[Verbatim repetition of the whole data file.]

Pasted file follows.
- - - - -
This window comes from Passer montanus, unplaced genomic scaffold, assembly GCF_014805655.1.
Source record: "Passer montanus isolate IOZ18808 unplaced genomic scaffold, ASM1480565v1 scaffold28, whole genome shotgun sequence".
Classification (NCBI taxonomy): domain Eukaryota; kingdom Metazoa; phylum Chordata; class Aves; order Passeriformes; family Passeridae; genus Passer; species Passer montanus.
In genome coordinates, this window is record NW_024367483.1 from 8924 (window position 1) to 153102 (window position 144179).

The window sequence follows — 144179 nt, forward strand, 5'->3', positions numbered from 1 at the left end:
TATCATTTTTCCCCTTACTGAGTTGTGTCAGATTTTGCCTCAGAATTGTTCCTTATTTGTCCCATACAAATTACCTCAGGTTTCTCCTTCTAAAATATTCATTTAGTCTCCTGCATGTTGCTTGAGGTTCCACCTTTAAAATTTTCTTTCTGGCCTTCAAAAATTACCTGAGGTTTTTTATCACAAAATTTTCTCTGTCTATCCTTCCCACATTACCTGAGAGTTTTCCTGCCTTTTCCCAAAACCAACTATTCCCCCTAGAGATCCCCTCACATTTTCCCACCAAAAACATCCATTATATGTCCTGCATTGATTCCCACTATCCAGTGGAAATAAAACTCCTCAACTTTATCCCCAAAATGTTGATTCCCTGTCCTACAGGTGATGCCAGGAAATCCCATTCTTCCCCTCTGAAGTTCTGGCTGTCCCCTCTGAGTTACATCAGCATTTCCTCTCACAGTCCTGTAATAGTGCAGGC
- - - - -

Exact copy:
This window comes from Passer montanus, unplaced genomic scaffold, assembly GCF_014805655.1.
Source record: "Passer montanus isolate IOZ18808 unplaced genomic scaffold, ASM1480565v1 scaffold28, whole genome shotgun sequence".
Classification (NCBI taxonomy): domain Eukaryota; kingdom Metazoa; phylum Chordata; class Aves; order Passeriformes; family Passeridae; genus Passer; species Passer montanus.
In genome coordinates, this window is record NW_024367483.1 from 8924 (window position 1) to 153102 (window position 144179).

The window sequence follows — 144179 nt, forward strand, 5'->3', positions numbered from 1 at the left end:
TATCATTTTTCCCCTTACTGAGTTGTGTCAGATTTTGCCTCAGAATTGTTCCTTATTTGTCCCATACAAATTACCTCAGGTTTCTCCTTCTAAAATATTCATTTAGTCTCCTGCATGTTGCTTGAGGTTCCACCTTTAAAATTTTCTTTCTGGCCTTCAAAAATTACCTGAGGTTTTTTATCACAAAATTTTCTCTGTCTATCCTTCCCACATTACCTGAGAGTTTTCCTGCCTTTTCCCAAAACCAACTATTCCCCCTAGAGATCCCCTCACATTTTCCCACCAAAAACATCCATTATATGTCCTGCATTGATTCCCACTATCCAGTGGAAATAAAACTCCTCAACTTTATCCCCAAAATGTTGATTCCCTGTCCTACAGGTGATGCCAGGAAATCCCATTCTTCCCCTCTGAAGTTCTGGCTGTCCCCTCTGAGTTACATCAGCATTTCCTCTCACAGTCCTGTAATAGTGCAGGC